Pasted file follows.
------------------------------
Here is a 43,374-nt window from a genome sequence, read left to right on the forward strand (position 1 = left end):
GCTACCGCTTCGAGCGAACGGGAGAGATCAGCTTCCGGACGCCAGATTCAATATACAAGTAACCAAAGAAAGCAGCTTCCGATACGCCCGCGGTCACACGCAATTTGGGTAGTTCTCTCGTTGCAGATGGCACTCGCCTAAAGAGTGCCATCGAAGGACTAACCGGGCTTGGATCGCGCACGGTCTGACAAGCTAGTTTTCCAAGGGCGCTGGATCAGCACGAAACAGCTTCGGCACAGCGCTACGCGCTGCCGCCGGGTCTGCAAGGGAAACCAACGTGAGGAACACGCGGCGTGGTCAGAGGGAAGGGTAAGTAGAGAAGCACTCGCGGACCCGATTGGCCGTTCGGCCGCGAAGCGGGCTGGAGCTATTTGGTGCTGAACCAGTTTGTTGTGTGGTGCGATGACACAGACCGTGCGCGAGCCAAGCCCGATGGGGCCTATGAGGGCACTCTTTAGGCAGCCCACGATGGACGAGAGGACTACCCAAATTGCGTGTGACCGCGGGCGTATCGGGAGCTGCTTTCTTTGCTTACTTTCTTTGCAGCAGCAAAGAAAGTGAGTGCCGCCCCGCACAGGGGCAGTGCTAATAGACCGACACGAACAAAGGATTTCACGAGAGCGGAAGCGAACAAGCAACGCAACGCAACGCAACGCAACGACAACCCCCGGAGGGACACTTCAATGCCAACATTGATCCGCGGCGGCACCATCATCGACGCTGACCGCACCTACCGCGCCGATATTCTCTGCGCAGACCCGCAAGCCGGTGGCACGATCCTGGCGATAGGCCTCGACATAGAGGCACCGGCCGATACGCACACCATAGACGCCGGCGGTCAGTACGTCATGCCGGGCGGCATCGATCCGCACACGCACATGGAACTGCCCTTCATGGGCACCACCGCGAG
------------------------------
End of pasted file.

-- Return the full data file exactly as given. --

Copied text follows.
Here is a 43,374-nt window from a genome sequence, read left to right on the forward strand (position 1 = left end):
GCTACCGCTTCGAGCGAACGGGAGAGATCAGCTTCCGGACGCCAGATTCAATATACAAGTAACCAAAGAAAGCAGCTTCCGATACGCCCGCGGTCACACGCAATTTGGGTAGTTCTCTCGTTGCAGATGGCACTCGCCTAAAGAGTGCCATCGAAGGACTAACCGGGCTTGGATCGCGCACGGTCTGACAAGCTAGTTTTCCAAGGGCGCTGGATCAGCACGAAACAGCTTCGGCACAGCGCTACGCGCTGCCGCCGGGTCTGCAAGGGAAACCAACGTGAGGAACACGCGGCGTGGTCAGAGGGAAGGGTAAGTAGAGAAGCACTCGCGGACCCGATTGGCCGTTCGGCCGCGAAGCGGGCTGGAGCTATTTGGTGCTGAACCAGTTTGTTGTGTGGTGCGATGACACAGACCGTGCGCGAGCCAAGCCCGATGGGGCCTATGAGGGCACTCTTTAGGCAGCCCACGATGGACGAGAGGACTACCCAAATTGCGTGTGACCGCGGGCGTATCGGGAGCTGCTTTCTTTGCTTACTTTCTTTGCAGCAGCAAAGAAAGTGAGTGCCGCCCCGCACAGGGGCAGTGCTAATAGACCGACACGAACAAAGGATTTCACGAGAGCGGAAGCGAACAAGCAACGCAACGCAACGCAACGCAACGACAACCCCCGGAGGGACACTTCAATGCCAACATTGATCCGCGGCGGCACCATCATCGACGCTGACCGCACCTACCGCGCCGATATTCTCTGCGCAGACCCGCAAGCCGGTGGCACGATCCTGGCGATAGGCCTCGACATAGAGGCACCGGCCGATACGCACACCATAGACGCCGGCGGTCAGTACGTCATGCCGGGCGGCATCGATCCGCACACGCACATGGAACTGCCCTTCATGGGCACCACCGCGAG